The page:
August 27, 2021
New York Times: "From a public health perspective, nuclear power is also much safer than fossil fuels, Joshua S. Goldstein, Staffan A. Qvist and Steven Pinker argued in The Times in 2019. According to one study published this year, air pollution from fossil fuels killed a staggering 8.7 million people in 2018. By contrast, Goldstein, Qvist and Pinker noted that in 60 years of nuclear power, only three accidents have raised public alarm, and just one — Chernobyl — directly caused any deaths."
"What about nuclear waste, which can remain radioactive for tens of thousands of years? Compared with climate change, it’s a much easier environmental problem to solve, they wrote. More than 90 percent of spent fuel can be recycled, and that which can’t could be entombed in repositories deep underground, as is done in Finland."
August 16, 2021
New York Times: "With climate change and long-term drought continuing to take a toll on the Colorado River, the federal government on Monday for the first time declared a water shortage at Lake Mead, one of the river’s main reservoirs."
"The declaration triggers cuts in water supply that, for now, mostly will affect Arizona farmers. Beginning next year they will be cut off from much of the water they have relied on for decades. Much smaller reductions are mandated for Nevada and for Mexico across the southern border."
"But larger cuts, affecting far more of the 40 million people in the West who rely on the river for at least part of their water supply, are likely in coming years as a warming climate continues to reduce how much water flows into the Colorado from rain and melting snow."
August 13, 2021
Fareed Zakaria: "We need to reduce emissions sharply, and now. Here’s what we could do right away.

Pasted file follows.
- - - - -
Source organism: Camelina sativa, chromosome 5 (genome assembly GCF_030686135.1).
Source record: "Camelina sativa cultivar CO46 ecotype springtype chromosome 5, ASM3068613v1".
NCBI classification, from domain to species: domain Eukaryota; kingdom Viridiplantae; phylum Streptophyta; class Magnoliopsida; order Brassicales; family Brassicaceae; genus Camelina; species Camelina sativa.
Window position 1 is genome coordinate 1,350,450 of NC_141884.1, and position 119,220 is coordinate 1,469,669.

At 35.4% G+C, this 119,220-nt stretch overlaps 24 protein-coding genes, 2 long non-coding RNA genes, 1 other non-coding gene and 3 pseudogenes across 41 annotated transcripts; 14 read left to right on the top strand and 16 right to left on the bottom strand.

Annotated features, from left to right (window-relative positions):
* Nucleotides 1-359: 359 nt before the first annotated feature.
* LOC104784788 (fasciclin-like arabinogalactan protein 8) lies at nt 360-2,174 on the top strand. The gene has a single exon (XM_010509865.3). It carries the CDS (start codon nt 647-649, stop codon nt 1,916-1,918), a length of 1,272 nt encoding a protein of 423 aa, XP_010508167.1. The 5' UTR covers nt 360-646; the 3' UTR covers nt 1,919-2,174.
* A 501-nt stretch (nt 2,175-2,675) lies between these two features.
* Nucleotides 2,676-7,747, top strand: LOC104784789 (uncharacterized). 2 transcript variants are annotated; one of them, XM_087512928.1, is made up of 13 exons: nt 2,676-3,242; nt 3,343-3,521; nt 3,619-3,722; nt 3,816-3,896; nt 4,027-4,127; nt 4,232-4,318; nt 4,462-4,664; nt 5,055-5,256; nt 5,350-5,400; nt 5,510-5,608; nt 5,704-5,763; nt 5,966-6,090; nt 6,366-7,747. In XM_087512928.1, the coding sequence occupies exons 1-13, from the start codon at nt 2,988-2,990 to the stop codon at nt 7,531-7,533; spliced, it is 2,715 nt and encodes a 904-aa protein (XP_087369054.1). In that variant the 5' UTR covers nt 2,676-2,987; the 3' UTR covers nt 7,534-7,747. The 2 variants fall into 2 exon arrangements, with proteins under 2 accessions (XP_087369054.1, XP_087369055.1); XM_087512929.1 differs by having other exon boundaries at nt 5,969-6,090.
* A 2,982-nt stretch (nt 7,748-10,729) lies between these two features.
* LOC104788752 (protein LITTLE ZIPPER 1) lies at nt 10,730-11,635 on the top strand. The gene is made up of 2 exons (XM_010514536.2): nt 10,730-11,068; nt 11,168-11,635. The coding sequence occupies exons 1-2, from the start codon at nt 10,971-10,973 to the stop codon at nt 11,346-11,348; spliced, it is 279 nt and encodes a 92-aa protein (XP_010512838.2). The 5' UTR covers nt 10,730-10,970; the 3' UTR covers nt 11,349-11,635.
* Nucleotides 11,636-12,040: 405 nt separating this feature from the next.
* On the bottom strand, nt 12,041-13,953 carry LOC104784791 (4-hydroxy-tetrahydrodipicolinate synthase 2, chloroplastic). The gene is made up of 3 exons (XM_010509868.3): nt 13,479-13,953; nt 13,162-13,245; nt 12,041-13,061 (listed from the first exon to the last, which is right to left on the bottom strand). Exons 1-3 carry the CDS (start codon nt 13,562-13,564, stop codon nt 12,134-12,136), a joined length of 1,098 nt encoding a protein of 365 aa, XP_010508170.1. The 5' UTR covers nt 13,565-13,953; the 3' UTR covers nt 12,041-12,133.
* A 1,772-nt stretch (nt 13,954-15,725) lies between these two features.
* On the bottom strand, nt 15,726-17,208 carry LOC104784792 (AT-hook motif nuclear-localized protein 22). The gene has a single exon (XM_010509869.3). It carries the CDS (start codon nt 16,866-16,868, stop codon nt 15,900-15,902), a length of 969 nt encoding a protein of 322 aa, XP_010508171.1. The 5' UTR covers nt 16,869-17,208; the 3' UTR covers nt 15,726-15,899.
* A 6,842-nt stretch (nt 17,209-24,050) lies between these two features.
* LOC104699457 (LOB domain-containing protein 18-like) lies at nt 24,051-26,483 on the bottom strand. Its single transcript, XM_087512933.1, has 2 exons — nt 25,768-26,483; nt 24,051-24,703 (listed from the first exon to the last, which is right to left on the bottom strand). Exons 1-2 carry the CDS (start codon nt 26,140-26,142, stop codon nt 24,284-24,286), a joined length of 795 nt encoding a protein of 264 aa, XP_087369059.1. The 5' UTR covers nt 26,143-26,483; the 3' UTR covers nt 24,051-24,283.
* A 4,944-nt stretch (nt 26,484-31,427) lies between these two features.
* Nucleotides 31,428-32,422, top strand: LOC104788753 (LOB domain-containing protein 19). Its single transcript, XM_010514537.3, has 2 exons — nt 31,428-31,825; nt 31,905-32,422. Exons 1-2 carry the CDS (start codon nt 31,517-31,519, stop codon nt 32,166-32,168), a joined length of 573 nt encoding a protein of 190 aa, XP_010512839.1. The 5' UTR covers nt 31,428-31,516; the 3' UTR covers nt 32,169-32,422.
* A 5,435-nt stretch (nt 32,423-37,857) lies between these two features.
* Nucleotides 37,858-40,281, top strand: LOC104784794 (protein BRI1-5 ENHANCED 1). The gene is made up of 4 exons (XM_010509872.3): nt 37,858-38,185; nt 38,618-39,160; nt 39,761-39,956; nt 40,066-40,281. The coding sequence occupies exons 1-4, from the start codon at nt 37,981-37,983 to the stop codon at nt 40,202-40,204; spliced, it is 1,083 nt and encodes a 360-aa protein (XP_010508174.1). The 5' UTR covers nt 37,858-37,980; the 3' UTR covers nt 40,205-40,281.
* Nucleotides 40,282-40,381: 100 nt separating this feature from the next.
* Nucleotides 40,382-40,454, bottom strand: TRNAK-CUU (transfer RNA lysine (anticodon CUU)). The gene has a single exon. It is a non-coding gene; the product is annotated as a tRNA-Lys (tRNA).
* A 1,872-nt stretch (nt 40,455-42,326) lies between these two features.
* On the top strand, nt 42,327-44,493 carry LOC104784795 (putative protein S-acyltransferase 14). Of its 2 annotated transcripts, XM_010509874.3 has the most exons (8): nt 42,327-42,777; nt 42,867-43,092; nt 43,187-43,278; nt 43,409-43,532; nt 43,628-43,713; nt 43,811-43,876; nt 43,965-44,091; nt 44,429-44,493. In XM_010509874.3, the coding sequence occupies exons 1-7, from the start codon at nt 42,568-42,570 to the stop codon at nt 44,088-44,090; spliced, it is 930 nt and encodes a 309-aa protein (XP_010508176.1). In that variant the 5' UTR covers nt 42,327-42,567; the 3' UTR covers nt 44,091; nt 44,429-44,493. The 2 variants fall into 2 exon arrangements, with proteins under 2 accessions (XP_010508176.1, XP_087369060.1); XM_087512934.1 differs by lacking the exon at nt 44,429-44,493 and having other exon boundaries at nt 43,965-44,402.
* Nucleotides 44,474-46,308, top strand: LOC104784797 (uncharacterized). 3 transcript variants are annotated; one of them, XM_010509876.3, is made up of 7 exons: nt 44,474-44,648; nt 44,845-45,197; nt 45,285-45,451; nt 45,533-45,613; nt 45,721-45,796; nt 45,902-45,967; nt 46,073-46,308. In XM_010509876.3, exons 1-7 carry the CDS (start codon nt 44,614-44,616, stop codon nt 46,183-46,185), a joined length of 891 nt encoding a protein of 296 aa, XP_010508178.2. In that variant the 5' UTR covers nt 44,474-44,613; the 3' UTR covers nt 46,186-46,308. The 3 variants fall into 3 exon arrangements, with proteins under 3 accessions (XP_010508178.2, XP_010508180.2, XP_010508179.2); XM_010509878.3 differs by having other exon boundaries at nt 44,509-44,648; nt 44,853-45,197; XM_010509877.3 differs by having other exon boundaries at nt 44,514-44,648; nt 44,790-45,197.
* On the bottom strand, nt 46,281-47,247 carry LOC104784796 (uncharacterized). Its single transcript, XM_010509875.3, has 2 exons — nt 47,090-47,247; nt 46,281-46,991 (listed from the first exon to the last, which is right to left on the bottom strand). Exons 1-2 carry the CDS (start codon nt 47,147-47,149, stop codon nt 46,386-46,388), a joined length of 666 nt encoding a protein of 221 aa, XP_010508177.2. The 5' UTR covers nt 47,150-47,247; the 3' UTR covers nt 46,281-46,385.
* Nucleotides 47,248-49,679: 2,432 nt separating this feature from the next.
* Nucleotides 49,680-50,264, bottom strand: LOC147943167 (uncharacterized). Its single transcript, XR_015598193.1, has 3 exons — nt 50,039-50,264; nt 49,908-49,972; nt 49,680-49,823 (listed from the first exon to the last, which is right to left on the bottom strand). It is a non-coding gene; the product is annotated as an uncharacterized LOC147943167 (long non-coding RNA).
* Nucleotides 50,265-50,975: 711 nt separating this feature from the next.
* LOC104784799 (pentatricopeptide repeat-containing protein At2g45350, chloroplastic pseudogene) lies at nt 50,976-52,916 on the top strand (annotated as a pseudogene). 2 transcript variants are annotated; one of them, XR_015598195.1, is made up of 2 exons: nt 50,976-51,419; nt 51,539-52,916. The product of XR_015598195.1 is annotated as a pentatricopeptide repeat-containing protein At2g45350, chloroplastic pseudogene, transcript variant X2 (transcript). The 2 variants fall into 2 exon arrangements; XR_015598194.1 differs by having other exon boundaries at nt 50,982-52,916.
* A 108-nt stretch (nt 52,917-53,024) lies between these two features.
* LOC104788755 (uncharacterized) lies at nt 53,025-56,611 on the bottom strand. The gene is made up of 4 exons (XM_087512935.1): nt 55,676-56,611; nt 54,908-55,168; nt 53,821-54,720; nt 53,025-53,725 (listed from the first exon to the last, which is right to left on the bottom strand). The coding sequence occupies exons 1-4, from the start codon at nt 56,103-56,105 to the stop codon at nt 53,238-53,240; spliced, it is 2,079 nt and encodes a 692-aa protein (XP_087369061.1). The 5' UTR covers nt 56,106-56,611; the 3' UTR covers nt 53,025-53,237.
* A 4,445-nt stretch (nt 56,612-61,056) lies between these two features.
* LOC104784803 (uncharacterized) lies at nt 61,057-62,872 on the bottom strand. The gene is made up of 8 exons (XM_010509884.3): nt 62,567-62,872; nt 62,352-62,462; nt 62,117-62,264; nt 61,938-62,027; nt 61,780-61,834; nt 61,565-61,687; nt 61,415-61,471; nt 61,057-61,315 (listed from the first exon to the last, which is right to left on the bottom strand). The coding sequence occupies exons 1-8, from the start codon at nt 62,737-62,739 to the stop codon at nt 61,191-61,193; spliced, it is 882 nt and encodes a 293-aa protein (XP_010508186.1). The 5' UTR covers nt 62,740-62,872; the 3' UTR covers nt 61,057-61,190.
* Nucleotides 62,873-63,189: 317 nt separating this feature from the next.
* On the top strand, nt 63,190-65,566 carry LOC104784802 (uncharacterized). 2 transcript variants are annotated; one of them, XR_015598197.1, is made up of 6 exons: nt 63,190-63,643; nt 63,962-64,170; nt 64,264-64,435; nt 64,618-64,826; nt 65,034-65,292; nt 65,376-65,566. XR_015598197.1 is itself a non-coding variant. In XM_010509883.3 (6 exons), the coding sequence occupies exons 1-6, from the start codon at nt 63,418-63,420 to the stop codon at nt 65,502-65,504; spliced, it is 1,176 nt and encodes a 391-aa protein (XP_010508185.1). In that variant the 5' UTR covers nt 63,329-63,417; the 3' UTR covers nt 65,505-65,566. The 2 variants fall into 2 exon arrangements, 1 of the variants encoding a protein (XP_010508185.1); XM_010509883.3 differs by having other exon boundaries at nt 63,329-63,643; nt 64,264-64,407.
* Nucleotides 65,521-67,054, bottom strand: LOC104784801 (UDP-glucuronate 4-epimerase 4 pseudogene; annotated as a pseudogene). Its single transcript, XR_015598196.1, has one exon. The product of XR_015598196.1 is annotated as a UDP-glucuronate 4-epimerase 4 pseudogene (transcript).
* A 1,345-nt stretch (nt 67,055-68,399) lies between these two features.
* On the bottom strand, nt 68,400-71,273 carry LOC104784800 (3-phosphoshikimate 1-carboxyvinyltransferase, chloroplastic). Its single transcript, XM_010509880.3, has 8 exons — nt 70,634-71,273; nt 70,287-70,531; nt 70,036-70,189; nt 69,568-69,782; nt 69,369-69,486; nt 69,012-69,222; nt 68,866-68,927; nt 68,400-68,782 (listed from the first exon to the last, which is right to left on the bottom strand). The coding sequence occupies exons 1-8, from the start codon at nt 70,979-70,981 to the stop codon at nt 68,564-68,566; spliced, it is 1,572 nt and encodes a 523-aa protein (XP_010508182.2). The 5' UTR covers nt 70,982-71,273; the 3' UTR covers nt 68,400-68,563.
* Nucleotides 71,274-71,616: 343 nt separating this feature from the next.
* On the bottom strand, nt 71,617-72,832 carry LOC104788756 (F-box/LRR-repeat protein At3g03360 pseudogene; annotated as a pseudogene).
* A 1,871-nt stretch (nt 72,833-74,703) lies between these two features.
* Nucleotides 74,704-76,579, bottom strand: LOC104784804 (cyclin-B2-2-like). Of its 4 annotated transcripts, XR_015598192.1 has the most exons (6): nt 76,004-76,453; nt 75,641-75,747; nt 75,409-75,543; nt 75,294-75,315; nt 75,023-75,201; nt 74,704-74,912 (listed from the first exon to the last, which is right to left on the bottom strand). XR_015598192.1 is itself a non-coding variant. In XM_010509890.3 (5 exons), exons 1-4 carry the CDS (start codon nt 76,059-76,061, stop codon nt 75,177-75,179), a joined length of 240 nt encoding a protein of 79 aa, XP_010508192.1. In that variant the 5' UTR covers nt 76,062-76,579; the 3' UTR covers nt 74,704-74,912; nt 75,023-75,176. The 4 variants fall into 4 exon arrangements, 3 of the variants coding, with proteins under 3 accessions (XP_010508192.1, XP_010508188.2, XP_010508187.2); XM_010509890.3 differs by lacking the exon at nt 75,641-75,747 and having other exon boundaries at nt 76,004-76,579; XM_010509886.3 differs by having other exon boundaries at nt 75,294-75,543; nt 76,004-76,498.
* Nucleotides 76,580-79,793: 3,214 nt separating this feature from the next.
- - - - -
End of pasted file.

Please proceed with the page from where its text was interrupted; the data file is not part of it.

First, stop retiring nuclear power plants and start building new ones. Nuclear power is a zero-emissions fuel that is always on.
Second, we need to get coal — the dirtiest fuel — from 20 percent of our electricity supply down to zero. Where possible, we should replace it with wind, solar or biomass. But the easiest, quickest way will often be to use natural gas, which still produces half the carbon emissions. We should also get the developing world to stop building coal-fired plants, many of them Chinese-sponsored, and instead help them build power plants to run on U.S. natural gas.
Third, electric cars have come of age and can replace internal combustion vehicles, and we should speed this transition by building out thousands of charging stations.
Fourth, industry releases about a quarter of U.S. greenhouse gas emissions and is hard to decarbonize. (Very high heat is often needed, and some chemical processes unavoidably release carbon dioxide.) So we should require the use of currently available carbon-capture technologies, including a massive expansion of the oldest one we know of: trees.
August 11, 2021
San Luis Obispo Tribune: "Closure of Diablo Canyon nuclear power plant by 2025 effectively kills a plan for Diablo’s desalination plant to supply water to 4,000 homes in south San Luis Obispo County — a project that was widely hailed as a valuable tool for protecting communities during drought and unreliable state water deliveries."
“'The desal project will have to be scrapped,' said San Luis Obispo County Supervisor Adam Hill, whose district includes Diablo Canyon. 'I think it has got to be taken out of the equation right now.'”
July 18, 2021
World Nuclear News: "Nearly 100 Members of the European Parliament (MEPs) have called on the European Commission 'to follow the science' and include nuclear under the EU's Sustainable Finance Taxonomy. According to a letter sent to Commissioners and published by European nuclear trade body Foratom, the MEPs urge them 'to choose the path that their scientific experts have now advised them to take,' namely to include nuclear power in the EU's Taxonomy on Sustainable Finance."
July 16, 2021
Washington Post: "Maine became the first state in the nation to require companies that create consumer packaging to pay for the costs of recycling it when Gov. Janet Mills (D) signed a bill Tuesday establishing an “extended producer responsibility” program."
July 13, 2021
Nuclear News Wire: "Companion bills that call for amending the Internal Revenue Code to establish a tax credit to help existing merchant nuclear plants continue operations debuted on Capitol Hill last week."